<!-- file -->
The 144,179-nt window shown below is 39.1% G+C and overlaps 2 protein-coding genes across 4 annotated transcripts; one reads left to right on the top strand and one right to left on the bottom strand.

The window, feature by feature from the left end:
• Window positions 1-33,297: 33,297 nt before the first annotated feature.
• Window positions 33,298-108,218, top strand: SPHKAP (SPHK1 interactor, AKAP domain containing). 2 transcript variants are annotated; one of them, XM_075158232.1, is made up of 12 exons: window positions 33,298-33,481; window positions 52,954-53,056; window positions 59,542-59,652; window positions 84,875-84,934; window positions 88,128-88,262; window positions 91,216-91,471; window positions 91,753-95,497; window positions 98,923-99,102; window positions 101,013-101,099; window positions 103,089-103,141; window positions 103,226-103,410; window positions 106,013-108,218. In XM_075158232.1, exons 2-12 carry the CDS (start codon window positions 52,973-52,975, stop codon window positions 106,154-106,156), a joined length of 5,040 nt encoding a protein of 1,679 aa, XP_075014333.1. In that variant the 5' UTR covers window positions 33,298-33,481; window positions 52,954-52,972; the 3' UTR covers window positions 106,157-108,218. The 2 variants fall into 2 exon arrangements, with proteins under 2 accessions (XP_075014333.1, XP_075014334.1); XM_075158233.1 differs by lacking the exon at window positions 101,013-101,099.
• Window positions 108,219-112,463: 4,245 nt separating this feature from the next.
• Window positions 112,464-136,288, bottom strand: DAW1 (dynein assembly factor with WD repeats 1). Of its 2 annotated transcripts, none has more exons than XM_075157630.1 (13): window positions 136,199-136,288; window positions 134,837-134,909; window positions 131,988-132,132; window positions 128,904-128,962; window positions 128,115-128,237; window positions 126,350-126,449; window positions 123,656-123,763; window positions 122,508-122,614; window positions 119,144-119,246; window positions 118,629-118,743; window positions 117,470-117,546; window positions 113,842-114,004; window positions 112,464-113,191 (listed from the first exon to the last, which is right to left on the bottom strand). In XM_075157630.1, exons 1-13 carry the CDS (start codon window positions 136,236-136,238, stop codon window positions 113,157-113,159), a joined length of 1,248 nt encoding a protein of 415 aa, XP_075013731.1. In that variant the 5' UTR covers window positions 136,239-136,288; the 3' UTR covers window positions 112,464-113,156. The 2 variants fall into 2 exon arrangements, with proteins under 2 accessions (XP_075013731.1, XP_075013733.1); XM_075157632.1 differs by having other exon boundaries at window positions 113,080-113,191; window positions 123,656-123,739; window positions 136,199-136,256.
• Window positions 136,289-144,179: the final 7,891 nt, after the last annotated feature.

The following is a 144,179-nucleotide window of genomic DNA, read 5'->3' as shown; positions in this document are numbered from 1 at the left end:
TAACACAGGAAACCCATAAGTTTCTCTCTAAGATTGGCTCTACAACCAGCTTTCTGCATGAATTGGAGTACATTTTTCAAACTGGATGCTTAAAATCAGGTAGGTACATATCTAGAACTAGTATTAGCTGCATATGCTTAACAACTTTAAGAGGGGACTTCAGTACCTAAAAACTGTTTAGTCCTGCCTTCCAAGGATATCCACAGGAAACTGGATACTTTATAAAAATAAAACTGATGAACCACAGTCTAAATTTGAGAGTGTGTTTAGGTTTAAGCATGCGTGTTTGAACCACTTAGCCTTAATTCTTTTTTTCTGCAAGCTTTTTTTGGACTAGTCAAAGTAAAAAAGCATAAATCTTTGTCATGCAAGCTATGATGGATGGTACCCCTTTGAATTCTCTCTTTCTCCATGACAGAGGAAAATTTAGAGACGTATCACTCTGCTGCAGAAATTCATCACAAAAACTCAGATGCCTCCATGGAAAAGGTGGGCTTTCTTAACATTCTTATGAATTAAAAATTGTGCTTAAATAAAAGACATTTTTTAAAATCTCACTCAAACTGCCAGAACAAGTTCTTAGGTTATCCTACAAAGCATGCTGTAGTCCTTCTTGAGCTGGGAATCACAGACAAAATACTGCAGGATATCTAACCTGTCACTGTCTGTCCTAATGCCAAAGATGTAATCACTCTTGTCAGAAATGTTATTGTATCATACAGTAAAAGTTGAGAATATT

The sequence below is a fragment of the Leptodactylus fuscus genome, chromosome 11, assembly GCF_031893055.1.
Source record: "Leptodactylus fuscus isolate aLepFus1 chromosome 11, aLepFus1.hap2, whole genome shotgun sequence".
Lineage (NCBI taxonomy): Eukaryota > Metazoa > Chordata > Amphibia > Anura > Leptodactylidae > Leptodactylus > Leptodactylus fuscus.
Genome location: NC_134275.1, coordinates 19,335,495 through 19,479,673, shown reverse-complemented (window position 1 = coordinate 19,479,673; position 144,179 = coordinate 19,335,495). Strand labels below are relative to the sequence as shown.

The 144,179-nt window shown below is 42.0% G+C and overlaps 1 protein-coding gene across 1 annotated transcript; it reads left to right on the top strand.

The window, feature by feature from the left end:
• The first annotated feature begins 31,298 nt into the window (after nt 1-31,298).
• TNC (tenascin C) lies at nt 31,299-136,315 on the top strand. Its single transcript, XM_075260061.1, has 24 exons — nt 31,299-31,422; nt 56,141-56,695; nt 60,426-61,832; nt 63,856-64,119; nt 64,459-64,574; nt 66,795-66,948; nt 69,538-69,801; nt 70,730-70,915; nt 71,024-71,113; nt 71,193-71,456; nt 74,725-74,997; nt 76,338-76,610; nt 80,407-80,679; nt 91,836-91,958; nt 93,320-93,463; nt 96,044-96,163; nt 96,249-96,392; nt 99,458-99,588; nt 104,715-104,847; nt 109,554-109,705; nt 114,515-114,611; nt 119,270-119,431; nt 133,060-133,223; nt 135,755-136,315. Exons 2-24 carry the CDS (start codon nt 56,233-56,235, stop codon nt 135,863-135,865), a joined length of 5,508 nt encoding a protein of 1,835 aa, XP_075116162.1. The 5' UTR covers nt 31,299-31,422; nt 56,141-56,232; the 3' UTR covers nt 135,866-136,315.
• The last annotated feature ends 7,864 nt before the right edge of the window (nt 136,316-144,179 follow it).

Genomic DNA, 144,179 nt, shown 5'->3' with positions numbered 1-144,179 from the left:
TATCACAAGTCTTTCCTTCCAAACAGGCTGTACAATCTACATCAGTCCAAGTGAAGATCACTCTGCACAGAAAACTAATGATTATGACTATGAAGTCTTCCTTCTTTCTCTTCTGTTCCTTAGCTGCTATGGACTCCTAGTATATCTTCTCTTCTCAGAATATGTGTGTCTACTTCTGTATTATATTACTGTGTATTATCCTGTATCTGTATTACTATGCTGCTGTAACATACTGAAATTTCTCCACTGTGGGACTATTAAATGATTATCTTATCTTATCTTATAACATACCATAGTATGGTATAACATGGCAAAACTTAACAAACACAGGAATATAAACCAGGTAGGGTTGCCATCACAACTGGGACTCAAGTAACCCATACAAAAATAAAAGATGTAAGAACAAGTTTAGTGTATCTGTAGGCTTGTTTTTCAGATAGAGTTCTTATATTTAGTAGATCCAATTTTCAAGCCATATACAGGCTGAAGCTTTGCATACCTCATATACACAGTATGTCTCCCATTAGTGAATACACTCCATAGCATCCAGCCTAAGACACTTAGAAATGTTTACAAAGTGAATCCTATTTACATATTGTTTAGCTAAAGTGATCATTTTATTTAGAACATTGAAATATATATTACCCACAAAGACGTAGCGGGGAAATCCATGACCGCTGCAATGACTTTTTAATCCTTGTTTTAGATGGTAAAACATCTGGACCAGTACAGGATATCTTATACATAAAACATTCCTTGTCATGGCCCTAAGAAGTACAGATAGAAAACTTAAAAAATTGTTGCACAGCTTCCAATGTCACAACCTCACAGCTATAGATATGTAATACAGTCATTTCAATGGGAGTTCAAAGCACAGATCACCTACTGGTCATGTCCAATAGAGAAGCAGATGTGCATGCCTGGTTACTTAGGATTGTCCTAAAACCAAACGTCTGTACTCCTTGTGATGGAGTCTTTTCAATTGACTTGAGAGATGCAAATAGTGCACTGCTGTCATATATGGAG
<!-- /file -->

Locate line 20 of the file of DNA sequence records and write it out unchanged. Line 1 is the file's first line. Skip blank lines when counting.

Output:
TATCACAAGTCTTTCCTTCCAAACAGGCTGTACAATCTACATCAGTCCAAGTGAAGATCACTCTGCACAGAAAACTAATGATTATGACTATGAAGTCTTCCTTCTTTCTCTTCTGTTCCTTAGCTGCTATGGACTCCTAGTATATCTTCTCTTCTCAGAATATGTGTGTCTACTTCTGTATTATATTACTGTGTATTATCCTGTATCTGTATTACTATGCTGCTGTAACATACTGAAATTTCTCCACTGTGGGACTATTAAATGATTATCTTATCTTATCTTATAACATACCATAGTATGGTATAACATGGCAAAACTTAACAAACACAGGAATATAAACCAGGTAGGGTTGCCATCACAACTGGGACTCAAGTAACCCATACAAAAATAAAAGATGTAAGAACAAGTTTAGTGTATCTGTAGGCTTGTTTTTCAGATAGAGTTCTTATATTTAGTAGATCCAATTTTCAAGCCATATACAGGCTGAAGCTTTGCATACCTCATATACACAGTATGTCTCCCATTAGTGAATACACTCCATAGCATCCAGCCTAAGACACTTAGAAATGTTTACAAAGTGAATCCTATTTACATATTGTTTAGCTAAAGTGATCATTTTATTTAGAACATTGAAATATATATTACCCACAAAGACGTAGCGGGGAAATCCATGACCGCTGCAATGACTTTTTAATCCTTGTTTTAGATGGTAAAACATCTGGACCAGTACAGGATATCTTATACATAAAACATTCCTTGTCATGGCCCTAAGAAGTACAGATAGAAAACTTAAAAAATTGTTGCACAGCTTCCAATGTCACAACCTCACAGCTATAGATATGTAATACAGTCATTTCAATGGGAGTTCAAAGCACAGATCACCTACTGGTCATGTCCAATAGAGAAGCAGATGTGCATGCCTGGTTACTTAGGATTGTCCTAAAACCAAACGTCTGTACTCCTTGTGATGGAGTCTTTTCAATTGACTTGAGAGATGCAAATAGTGCACTGCTGTCATATATGGAG